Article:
No sales team would pass up an opportunity to improve its overall productivity and profitability. Most also realize that big data and analytics are game changers. The question isn’t whether to harness the power of big data and analytics. It’s deciding what provides the most value to individual salespeople and the entire organization.
While the majority of today's organizations may recognize the potential of big data, most struggle with how to properly apply the skills of data scientists:
Most businesses that do hire data scientists often lacks an idea how to effectively utilize their skills. Most data scientists are stuck in maintenance mode organizing and collating data, rather than actually analyzing it.
Below are several practical applications of big data that can be used to boost sales performance in an organization.
Real-time Performance Visibility and Optimization
Companies that consistently post record sales quarter after quarter have learned how to close the gap between CRM and the real-time performance of sales teams. One reason why is because big data gives management the visibility to more completely see what’s going on with the entire sales team and their processes.
Sales platforms driven by big data give managers more information to work with when it comes to coaching their ...
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Predictive analytics and big data have been used in sports for well over a decade. Using advanced statistical analysis allows professional sports franchises to better identify talent and predict future player performance.
In 2002, the trend entered the mainstream when Billy Beane, the Oakland A's general manager, used it to create a cost-effective baseball roster. He used the data to predict that a player's on-base percentage was more important for team success than traditional stats such as their batting averages or home runs.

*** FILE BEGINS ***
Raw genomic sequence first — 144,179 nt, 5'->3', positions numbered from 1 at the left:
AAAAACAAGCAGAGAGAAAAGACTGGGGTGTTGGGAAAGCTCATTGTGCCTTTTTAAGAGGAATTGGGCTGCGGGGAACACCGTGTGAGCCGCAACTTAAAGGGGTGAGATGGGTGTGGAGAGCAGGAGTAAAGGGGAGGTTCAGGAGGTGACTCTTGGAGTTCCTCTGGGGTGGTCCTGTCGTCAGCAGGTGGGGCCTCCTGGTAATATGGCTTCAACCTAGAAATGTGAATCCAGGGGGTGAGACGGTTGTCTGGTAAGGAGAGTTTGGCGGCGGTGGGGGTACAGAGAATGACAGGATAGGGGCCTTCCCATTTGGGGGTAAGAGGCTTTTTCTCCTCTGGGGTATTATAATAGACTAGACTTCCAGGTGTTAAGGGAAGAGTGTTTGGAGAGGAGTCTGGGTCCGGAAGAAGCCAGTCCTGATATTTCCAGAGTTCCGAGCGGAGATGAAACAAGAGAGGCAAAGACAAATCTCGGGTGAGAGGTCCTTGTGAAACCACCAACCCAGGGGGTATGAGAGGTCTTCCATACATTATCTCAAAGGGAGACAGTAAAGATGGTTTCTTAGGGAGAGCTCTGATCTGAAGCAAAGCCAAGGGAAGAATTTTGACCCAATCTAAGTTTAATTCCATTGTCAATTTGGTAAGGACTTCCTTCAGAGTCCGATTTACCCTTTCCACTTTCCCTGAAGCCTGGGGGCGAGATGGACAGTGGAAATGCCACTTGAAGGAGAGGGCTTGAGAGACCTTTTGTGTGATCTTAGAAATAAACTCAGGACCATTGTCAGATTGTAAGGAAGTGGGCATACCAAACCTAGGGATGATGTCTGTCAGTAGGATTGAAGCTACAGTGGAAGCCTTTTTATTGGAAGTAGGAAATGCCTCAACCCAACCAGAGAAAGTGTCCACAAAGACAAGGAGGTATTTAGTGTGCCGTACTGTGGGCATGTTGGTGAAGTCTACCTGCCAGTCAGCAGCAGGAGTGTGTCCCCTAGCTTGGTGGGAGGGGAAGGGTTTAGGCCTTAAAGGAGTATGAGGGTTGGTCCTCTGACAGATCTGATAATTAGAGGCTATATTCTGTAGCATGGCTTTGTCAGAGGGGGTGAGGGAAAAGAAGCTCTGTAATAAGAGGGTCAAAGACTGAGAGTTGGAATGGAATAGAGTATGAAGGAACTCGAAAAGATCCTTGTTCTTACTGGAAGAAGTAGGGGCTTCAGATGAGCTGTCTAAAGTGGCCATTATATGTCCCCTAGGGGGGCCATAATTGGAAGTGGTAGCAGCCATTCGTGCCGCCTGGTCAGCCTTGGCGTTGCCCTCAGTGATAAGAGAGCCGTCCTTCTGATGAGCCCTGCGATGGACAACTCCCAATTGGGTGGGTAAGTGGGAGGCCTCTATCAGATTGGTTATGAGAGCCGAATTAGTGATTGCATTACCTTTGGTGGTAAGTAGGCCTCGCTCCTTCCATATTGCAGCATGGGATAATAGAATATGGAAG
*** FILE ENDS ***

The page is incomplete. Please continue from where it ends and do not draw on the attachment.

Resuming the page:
Beane’s strategy was successful and led to sustained success by the A’s, a small-market team with a payroll exponentially smaller than many of their competitors such as the New York Yankees. Since Beane’s “Moneyball” era, predictive analytics and big data have taken over the sports world.
Beyond baseball, another sport where such tools are especially prominent is horse racing. Data mining, statistics, modeling, machine learning, and a variety of other tools are used by owners, trainers, race course management, bookies, and bettors alike.
Equibase and the Origins of Big Data in Horse Racing
In 1990, the Jockey Club and the Thoroughbred racing associations collaborated to form Equibase as means to collect and share thoroughbred data. In the two and a half decades ...
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